What Alzheimer’s Cannot Do – Part 2

Alzheimer’s cannot destroy my mother’s legacy.

She was a registered nurse – not because she loved nursing or even because she had always wanted a career in medicine. She was a nurse because that was her only choice.cross necklace

During World War 2, the war effort needed more nurses. So they put out a plea for women who might be interested (male nurses did not exist at the time). If a woman signed up to be an Army nurse, the government would pay for her training and her license.

My mother wanted to be a writer, but she had no possibility of pursuing a degree at a liberal arts college. The only way she could somehow earn a degree beyond high school was to accept the Army’s offer and become a nurse.

So that’s what she did. It was her only choice, and she made it a good choice because she worked hard all her life to care for others.

Mom finished the training, but just before she was to be sent overseas, the war ended. So she never really served as an Army nurse, but her degree served her well.

I used to watch her dress for work. White uniform (always a dress, slacks were not allowed), white hose, white shoes polished every day, the starched white hat and no jewelry except a simple wedding band.

But one day, I watched as Mom slipped a tiny cross necklace underneath her uniform.

“I thought you weren’t supposed to wear any jewelry,” I queried.

“That’s right, but I wear this next to my heart,” Mom said. “It’s a reminder of who I am.”

“What do you mean?”

“This cross reminds me I’m a Christian. It helps me remember how I should behave when a doctor yells at me, when I have to tell a family that their baby is dead or when I have to clean up someone’s poop. I am serving others because I love Jesus, and he came to earth as a servant. I am serving in his name.”

I have never forgotten that moment. It is part of Mom’s legacy, a piece of who she is.

Alzheimer’s cannot take that away.

©2015 RJ Thesman – Author of the Reverend G books http://amzn.to/1rXlCyh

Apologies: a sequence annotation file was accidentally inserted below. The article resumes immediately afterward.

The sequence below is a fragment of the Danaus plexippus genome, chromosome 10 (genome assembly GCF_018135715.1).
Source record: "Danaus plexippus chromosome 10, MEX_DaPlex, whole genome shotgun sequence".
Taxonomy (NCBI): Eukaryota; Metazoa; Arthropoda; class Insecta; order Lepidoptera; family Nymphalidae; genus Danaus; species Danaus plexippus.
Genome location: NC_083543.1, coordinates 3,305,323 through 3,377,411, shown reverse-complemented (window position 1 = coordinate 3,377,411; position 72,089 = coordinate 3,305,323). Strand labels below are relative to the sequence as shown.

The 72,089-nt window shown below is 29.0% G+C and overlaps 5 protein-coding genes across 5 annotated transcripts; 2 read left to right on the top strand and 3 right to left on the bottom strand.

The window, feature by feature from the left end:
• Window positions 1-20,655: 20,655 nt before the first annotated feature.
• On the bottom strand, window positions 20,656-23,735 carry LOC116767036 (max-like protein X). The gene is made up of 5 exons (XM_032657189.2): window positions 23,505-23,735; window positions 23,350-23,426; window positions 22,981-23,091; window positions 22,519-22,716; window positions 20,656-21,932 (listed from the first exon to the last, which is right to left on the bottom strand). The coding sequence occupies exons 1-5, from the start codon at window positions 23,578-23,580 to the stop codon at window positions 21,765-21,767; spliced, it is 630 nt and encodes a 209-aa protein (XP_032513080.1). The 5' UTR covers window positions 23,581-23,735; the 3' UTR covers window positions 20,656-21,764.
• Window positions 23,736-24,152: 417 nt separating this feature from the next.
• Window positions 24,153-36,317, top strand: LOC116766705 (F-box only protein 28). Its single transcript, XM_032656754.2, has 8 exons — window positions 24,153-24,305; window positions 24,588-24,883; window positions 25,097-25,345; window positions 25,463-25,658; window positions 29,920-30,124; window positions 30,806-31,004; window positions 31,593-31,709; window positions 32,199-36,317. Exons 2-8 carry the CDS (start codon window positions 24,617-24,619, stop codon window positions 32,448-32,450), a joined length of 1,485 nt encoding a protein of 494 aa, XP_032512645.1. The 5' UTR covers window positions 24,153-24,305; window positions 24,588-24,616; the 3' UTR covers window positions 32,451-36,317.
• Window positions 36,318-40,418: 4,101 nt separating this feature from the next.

Mom – the Nurse

She accidentally became a nurse. Her life’s ambition and the prophecy from her high school yearbook stated that she would someday become a famous writer, weaving thousands of words into paragraphs and books.

But World War II interrupted everyone’s plans, so she signed up to become an army nurse. The only way she could afford an education was to let Uncle Sam do it for her.

Ancestry.com lists her as Arlene Renken Ediger, a nurse in the Army Cadet Corps from 1942-1948, but since 1950—I have known her only as Mom. Arlene Renken - nurse

The war ended before her nursing class shipped overseas, but she continued to work as a registered nurse, supplementing her husband’s farm income and taking care of her three children. Her 3-11 shift at the hospital worked well for our family while Dad drove us home on the school bus, made supper and helped us figure out our math homework.

Although I remember her white uniform, starched and ironed so that not even a hint of a wrinkle showed, it was her hat that signaled she was ready for work. Neatly bobby-pinned to her hair, she proudly wore her hat and made sure that any stains were successfully bleached out. Even the bobby pins were painted white. She never understood how modern-day nurses sacrificed their hats nor how they substituted those colorful scrubs for the white dress uniform, white support hose and white rubber-soled shoes.

“A nurse has to look the part,” she said. “Professional…always.” Even jewelry was forbidden, so she surreptitiously wore a tiny cross underneath her uniform to remind herself that as she served others, she also served Christ.

Her nurse’s training also bled into our chores at home. When changing the beds, she made perfect hospital corners. She taught us to do the same. Our bed sheets were so tight, quarters bounced off them like hailstones during an Oklahoma storm. I was in my fifties before I dared to leave my bed unmade.

It seems now a cruel twist of fate that Mom has been diagnosed with Alzheimer’s. She can no longer handle a syringe, and she mixes up her own medicines. She forgets to eat and recently, we had to take away car privileges.

The doctor helped us confirm the “no driving” rule. He wrote a prescription that stated, “Arlene can no longer drive.” That finally convinced her. When she reads the script, she obeys because that’s what nurses do. They follow doctors’ orders.

Mom may live with Alzheimer’s for many years. We take it one day at a time, knowing it is a losing battle. She will eventually forget who we are and even her memories of nursing will one day disappear. Over time, she may forget how to speak and how to smile.

But I’ll always remember her in that crisp white uniform, on her way out the door to take care of someone who was sick.